Four Pay to Play Traps for Hedge Fund Managers, and How to Avoid Them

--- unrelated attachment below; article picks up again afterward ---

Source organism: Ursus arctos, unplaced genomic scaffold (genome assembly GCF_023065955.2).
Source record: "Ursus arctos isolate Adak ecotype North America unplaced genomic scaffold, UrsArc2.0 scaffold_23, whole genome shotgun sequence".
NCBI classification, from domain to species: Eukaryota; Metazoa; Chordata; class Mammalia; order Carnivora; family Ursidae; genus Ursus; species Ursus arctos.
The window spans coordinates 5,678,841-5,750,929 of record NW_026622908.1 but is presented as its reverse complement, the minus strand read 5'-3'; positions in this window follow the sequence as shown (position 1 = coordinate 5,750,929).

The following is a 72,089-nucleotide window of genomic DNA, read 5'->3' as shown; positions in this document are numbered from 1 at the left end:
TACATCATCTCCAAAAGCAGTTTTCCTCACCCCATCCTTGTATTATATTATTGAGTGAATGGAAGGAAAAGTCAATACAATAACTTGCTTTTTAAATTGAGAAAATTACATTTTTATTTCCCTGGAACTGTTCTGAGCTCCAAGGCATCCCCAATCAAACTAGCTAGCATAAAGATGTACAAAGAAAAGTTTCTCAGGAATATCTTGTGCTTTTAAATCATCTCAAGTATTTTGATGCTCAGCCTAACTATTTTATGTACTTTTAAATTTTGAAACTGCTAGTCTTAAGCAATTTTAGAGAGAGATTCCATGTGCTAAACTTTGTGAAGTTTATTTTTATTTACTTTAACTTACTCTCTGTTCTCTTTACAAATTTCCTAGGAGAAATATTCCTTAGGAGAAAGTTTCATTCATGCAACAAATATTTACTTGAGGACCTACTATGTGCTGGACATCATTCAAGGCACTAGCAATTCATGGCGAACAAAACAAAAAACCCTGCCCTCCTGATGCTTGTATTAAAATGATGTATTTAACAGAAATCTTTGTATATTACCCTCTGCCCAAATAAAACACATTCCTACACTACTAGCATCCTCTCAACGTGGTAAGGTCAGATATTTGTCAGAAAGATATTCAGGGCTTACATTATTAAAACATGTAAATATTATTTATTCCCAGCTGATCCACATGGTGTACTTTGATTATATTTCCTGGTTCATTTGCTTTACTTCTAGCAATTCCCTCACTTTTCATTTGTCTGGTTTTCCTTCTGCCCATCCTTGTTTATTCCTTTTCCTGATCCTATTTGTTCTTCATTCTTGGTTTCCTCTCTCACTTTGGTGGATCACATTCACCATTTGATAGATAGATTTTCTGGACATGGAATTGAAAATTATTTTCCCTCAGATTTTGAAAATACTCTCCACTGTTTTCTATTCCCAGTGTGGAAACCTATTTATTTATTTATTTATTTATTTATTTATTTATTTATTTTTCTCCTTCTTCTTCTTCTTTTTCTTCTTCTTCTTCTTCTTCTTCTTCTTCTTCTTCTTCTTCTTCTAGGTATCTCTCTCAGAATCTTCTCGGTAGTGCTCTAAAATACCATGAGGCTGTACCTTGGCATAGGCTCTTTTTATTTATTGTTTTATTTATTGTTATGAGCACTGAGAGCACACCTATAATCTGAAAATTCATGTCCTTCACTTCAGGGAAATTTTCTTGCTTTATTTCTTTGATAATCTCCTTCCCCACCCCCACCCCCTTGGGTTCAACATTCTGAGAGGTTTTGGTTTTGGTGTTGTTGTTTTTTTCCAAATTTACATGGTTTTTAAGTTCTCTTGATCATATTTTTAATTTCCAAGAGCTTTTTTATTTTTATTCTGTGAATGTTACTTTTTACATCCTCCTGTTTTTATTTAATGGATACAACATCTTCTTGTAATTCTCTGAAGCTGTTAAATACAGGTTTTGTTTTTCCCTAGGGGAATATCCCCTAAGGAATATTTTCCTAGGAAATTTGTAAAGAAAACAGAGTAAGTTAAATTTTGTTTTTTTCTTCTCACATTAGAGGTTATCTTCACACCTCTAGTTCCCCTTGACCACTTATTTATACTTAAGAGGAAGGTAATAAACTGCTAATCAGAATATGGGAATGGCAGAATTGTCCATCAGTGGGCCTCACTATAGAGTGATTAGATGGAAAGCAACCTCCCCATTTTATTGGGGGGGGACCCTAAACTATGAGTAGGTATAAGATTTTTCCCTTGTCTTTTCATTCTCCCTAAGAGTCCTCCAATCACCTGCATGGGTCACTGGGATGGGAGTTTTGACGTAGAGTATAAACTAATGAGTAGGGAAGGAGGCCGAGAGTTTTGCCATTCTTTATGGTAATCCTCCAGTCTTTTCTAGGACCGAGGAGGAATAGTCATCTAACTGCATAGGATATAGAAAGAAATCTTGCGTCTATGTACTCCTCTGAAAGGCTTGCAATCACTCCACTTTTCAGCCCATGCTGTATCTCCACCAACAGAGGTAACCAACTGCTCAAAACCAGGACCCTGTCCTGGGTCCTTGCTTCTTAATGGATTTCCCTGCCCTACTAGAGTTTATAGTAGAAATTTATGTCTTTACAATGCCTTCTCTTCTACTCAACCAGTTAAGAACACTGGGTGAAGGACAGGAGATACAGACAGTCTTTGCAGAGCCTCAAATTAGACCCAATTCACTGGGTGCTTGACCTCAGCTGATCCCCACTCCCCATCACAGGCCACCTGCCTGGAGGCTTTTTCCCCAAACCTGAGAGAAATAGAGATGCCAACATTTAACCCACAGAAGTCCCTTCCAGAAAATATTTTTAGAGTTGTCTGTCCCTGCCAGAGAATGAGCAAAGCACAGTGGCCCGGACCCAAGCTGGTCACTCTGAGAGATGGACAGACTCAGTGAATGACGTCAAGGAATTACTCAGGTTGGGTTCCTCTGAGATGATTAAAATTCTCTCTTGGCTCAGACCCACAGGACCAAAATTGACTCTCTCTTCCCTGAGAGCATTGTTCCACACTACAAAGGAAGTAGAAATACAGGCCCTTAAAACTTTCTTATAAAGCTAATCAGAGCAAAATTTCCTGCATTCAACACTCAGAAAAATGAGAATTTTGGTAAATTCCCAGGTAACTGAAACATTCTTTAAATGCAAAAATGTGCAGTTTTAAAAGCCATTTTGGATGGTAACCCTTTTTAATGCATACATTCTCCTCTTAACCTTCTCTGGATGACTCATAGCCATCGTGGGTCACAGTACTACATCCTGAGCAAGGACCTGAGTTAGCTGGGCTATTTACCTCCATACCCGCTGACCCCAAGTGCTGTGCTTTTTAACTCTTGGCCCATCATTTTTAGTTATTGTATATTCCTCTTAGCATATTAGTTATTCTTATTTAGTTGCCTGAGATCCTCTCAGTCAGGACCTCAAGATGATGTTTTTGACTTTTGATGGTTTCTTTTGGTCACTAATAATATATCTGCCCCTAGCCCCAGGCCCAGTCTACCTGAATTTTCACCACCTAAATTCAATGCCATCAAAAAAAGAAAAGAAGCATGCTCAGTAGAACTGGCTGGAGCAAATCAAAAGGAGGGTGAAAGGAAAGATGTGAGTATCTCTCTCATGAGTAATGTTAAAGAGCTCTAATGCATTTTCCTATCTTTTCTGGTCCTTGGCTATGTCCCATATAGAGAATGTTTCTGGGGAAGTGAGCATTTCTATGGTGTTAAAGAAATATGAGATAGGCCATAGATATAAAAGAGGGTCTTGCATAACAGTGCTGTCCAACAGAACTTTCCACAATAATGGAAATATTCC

A number of state and federal laws and rules are implicated when an investment adviser or one of its employees makes a political contribution to a candidate or government official who may have influence over the decision to award government investment advisory business to the adviser.  The most widely-known of those rules is SEC Rule 206(4)-5, commonly known as the “pay to play” rule.  A recent PracticeEdge session presented by the Regulatory Compliance Association (RCA) provided an overview of four areas where pay to play concerns arise.  This article describes those four areas of concern.  See also “How Can Hedge Fund Managers Participate in the Political Process without Violating Pay to Play Regulations at the Federal, State, Municipal or Fund Level?,” Hedge Fund Law Report, Vol. 4, No. 35 (Oct. 6, 2011).  Cf. “How Much Are In-House Hedge Fund Marketers Paid, and How Will Recent Developments in New York City and California Lobbying Laws Impact the Compensation Levels and Structures of In-House Hedge Fund Marketers (Part Three of Three),” Hedge Fund Law Report, Vol. 4, No. 20 (Jun. 17, 2011).  In April of this year, the RCA will be hosting its Regulation, Operations and Compliance (ROC) Symposium in Bermuda.  For more on ROC Bermuda 2015, click here; to register for it, click here.

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